Rust never sleeps in Pixar folly
CARS 2 (3-D) Starring (the voices of) Larry The Cable Guy, Owen Wilson, Michael Caine, Emily Mortimer, Eddie Izzard, John Turturro, Joe Mantegna. Screenplay by Ben Queen, directed by John Lasseter, Brad Lewis. 113 minutes, rated PG (coarse language). Showing at Light House Pauatahanui, Reading Cinemas North City.
If there was a Pixar movie crying out for a sequel, it certainly wasn’t Cars. Lumbered with a tired, sports movie storyline and characters that lacked the emotional engagement of the studio’s other hot properties, the 2006 picture about a racing car who finds humility in the backwaters of Route 66 was a pretty – but pretty vacant – experience.
Yet here we are in 2011 and Cars 2 has descended on picture theatres with a publicity machine bigger than any motor you’ll find in its animated world of humanistic cars. Never underestimate the power of merchandise – of which Cars has few rivals in the toy shop. Too cynical? Perhaps John Lasseter and company realised they had dropped their standards on the first picture and wanted to make amends.
Certainly its sequel is a radical departure from the ‘‘slow down and find yourself in a small town’’ theme of Cars, with the world expanded far beyond Radiator Springs for a jet-setting spy caper that takes in Europe’s most exotic locations.
Owen Wilson’s sporty red firebrand Lightning McQueen is even relegated to a supporting role.
The opening scene is awesome.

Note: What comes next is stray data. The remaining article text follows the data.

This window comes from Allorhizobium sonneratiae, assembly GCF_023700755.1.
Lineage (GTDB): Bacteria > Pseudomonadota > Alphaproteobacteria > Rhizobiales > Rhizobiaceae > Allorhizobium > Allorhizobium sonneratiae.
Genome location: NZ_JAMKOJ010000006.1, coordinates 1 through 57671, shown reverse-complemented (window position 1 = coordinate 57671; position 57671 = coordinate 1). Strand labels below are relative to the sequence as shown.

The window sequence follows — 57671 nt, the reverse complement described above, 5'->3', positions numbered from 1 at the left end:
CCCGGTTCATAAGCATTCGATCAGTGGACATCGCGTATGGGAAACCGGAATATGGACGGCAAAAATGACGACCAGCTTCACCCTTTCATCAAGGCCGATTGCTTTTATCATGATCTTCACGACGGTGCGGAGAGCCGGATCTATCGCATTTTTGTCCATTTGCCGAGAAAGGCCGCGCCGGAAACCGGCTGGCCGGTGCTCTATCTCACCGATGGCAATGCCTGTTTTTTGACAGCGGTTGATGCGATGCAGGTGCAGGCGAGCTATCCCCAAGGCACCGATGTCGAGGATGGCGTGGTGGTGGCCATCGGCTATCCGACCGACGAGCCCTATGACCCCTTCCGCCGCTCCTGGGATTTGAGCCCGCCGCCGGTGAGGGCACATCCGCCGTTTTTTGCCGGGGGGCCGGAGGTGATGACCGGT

Finn McMissile ( voiced by Michael Caine – double awesome) infiltrates an ocean oil rig where a syndicate of ‘‘ bad cars’’ are unveiling a secret weapon.
When McMissile is discovered an epic escape ensues, full of nifty spy gadgetry and explosive effects.
The action is clever, the dialogue crisp and the 3-D suitably wowing – particularly the dark, rolling ocean waves.
So James Bond on wheels, you say? I wish. Johnny English is the more appropriate comparison. You say Tow Mater, I say too annoying. McQueen’s rust bucket best friend, voiced by Larry the Cable Guy, generated a few slapstick laughs in the first movie thanks to his buck-toothed, yokel idiot status.
A little grating, but for the most part harmless – and the kids loved him.
It seems that last part counted for everything, because Cars 2 is Mater’s movie, in which he gets mistaken for an American spy and unwittingly mixed in with McMissile’s mission: to stop a secret society of bitter ‘‘lemons’’ from ruining the World Grand Prix that McQueen is racing in.
Surely a mistaken identity farce has rarely looked as gorgeous as Cars 2, but it doesn’t save it from being shockingly hackneyed, and Mater exhausting and frustrating for viewers over the age of 10.
I can enjoy a ‘‘leaked oil’’ gag as much as the next dude, but there’s too little wit or charm to balance Mater’s dumb and dumber routine, and Pixar’s usual pull on the heartstrings hasn’t even been attempted. The hanky that never left your side in Toy Story 3 or Wall · E will stay deep in your pocket.
While this is easily Pixar’s least adult-friendly picture, the little ones will be in toon heaven.
The story’s breakneck pace ensures there’s no place for Sunday drivers; the action is plentiful and the colour palette will intoxicate eyes both young and old.
But I can’t help thinking a sequel to Monsters Inc or The Invincibles would have done all this and a lot more.
Important notice: Don’t be late to your seat, the Toy Story short is very charming; and leave as soon as the credits roll – Brad Paisley and Robbie Williams’ Collision of Worlds may well be the worst song ever written for a motion picture. 2 proves you can have too much of a goof thing, as dimwitted pickup Tow Mater, pictured with English spy Finn McMissile, dominates the picture to exhausting effect.
Mind over Mater: Cars